Saturday, February 07, 2015
Hawaii Health Connector problems pale in comparison to this NYC blunder
by Larry Geller
And we thought Hawaii had a problem with its Health Connector. Not only were we not alone (several states had problems not unlike ours), but check this out:
In a front-page report for the New York Daily News, Democracy Now! co-host Juan González exposes the troubles plaguing New York City’s overhaul of its 911 communications system. The NYC Department of Investigation found the administration of former Mayor Michael Bloomberg mismanaged the upgrade with multiple layers of unaccountable private consultants and vendors, putting the project nearly $1 billion over budget and 10 years behind schedule.
[Democracy Now, Juan González: Overhaul of NYC’s 911 System Woefully Mismanaged & Nearly $1 Billion Over Budget, 2/6/2015] (video)
No, you don’t have to read the rest (unless you really want to).
I’m wondering if there is some threshold that complex programs have passed which brings their, um, do-ability, for want of a better word—into question.
The first computer program I ever wrote was named Minnie, Minimum Cost of Group Relamping. It took me maybe 1/2 hour, in Basic, on a GE Timesharing system. For all I know, its descendants may still be in use today. It automated a calculation telling the user what interval could save money if all the fluorescent lamps in a building were changed at once, instead of incurring the labor costs to call someone every time the lamp above someone’s desk started flickering annoyingly. During my summer job, we did the calculation by hand. It was time-consuming by hand, and took seconds on the computer. In those days, that was remarkable. Being able to run the numbers for a client meant that a salesman could knock off a very big sale (a whole building or warehouse, say) effortlessly. The client could save money. A classic win-win. (If only I had been in sales, though, instead of a kid programmer…).
Also using nothing more sophisticated than Basic, at a customer location (lugging my “portable” Model 33 teletype a few blocks uptown), I assisted a salesperson in pitching to a financial institution. The customer wondered if the computer could identify bad (usually counterfeit) banknotes. The list of bad numbers was in a book, and a clerk would grab a ruler and turn pages and then skim the ruler down the columns to see if a number was there. Since it usually wasn’t, the process was a huge waste of time. On the spot, I wrote a simple program to input a number from the keyboard and look it up in a table of most any size to see if there was a match. Trivial to do. Piece of cake. The customer signed the contract without even reading it. This also led to some programming gigs during the school year.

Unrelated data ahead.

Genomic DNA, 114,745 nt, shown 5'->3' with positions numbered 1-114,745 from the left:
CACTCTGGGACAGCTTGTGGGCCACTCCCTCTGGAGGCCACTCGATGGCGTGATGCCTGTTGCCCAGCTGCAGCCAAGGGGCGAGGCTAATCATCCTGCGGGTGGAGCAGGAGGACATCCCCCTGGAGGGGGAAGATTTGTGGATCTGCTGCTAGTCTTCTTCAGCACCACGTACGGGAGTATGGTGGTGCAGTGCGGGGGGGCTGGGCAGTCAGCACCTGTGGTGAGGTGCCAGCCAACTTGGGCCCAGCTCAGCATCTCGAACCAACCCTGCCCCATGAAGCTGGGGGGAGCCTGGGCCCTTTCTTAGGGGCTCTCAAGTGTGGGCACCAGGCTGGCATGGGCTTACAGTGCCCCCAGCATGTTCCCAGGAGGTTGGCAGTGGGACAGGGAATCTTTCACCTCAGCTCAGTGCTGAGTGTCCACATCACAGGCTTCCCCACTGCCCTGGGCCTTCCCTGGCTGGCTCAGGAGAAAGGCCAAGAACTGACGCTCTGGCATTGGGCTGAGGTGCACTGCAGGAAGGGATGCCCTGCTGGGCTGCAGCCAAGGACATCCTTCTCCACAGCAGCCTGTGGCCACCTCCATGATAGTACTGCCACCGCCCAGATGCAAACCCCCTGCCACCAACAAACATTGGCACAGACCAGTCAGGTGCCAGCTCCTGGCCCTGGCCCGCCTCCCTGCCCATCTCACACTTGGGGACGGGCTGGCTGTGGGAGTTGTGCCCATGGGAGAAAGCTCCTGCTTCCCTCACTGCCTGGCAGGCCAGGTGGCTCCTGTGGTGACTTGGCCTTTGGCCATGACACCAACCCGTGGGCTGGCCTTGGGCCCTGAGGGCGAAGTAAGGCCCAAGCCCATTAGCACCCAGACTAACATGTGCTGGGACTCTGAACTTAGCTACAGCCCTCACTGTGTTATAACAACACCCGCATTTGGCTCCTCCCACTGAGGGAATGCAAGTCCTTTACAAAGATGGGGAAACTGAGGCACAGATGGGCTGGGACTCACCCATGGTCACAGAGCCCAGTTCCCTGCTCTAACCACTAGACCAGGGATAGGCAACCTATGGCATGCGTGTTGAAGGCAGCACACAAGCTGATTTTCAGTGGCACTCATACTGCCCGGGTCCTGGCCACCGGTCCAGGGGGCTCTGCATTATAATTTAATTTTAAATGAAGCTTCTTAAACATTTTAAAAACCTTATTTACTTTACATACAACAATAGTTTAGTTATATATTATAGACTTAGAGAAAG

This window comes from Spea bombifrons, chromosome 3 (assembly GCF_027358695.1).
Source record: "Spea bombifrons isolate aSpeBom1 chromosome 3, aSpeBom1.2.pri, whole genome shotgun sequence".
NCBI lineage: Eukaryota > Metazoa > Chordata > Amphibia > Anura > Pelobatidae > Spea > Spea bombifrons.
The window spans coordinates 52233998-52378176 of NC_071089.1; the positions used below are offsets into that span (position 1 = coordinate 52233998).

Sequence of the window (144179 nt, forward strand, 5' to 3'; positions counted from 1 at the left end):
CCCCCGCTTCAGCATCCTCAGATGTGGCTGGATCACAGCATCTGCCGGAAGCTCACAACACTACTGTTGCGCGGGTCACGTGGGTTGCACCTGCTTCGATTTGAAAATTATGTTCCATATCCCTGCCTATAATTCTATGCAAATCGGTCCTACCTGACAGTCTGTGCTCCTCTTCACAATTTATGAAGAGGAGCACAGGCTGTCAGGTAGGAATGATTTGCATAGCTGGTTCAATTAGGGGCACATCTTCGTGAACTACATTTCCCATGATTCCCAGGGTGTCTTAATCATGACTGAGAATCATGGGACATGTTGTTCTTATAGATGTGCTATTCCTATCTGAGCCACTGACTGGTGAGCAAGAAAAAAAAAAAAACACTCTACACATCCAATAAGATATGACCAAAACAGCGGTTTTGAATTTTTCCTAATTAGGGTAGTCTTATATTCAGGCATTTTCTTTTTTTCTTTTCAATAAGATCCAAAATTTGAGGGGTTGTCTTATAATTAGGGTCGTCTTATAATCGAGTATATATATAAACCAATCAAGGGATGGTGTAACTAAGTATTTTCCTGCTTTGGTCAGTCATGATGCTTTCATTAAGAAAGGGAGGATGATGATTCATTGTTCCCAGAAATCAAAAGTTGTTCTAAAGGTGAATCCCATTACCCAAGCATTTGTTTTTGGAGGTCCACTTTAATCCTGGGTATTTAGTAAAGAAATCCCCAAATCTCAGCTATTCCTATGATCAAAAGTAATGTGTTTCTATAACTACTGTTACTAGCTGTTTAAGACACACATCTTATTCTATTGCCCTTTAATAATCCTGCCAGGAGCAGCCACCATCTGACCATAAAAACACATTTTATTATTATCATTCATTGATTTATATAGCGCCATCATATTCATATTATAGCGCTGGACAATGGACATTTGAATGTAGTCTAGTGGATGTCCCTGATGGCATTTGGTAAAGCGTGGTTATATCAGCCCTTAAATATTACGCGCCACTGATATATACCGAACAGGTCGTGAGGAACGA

At night, the computers ran payroll and other “batch” jobs. Most programs were written in Cobol. They all worked well, development costs were reasonable, and there were few, if any surprises. Bugs were quickly eradicated, and upgrades happened quickly. The data was on tape, and the tapes were backed up and the backups kept off-site. Life was so simple then.
(sigh) I guess things have changed a bit. Could Cobol have handled the Hawaii Health Connector program? Probably not. Ok, certainly not. I’m not trying to say it could. But neither did all the sophisticated and complicated systems they tried to use. Are we missing something here?
Large computer projects can be done correctly and on budget. Any large project can be broken into smaller pieces and handled as multiple small projects. Modern programming environments and practices are built around this presumption.
It takes several things to succeed... A well written set of requirements, so that everyone knows what is to be done. Good management and good coordination to keep the various programmers and programming teams working together. And good testing! Lose any one of those things and trouble comes quickly.
Of course you are correct. So I wonder all the more about these failures. Perhaps the NYC project will be audited.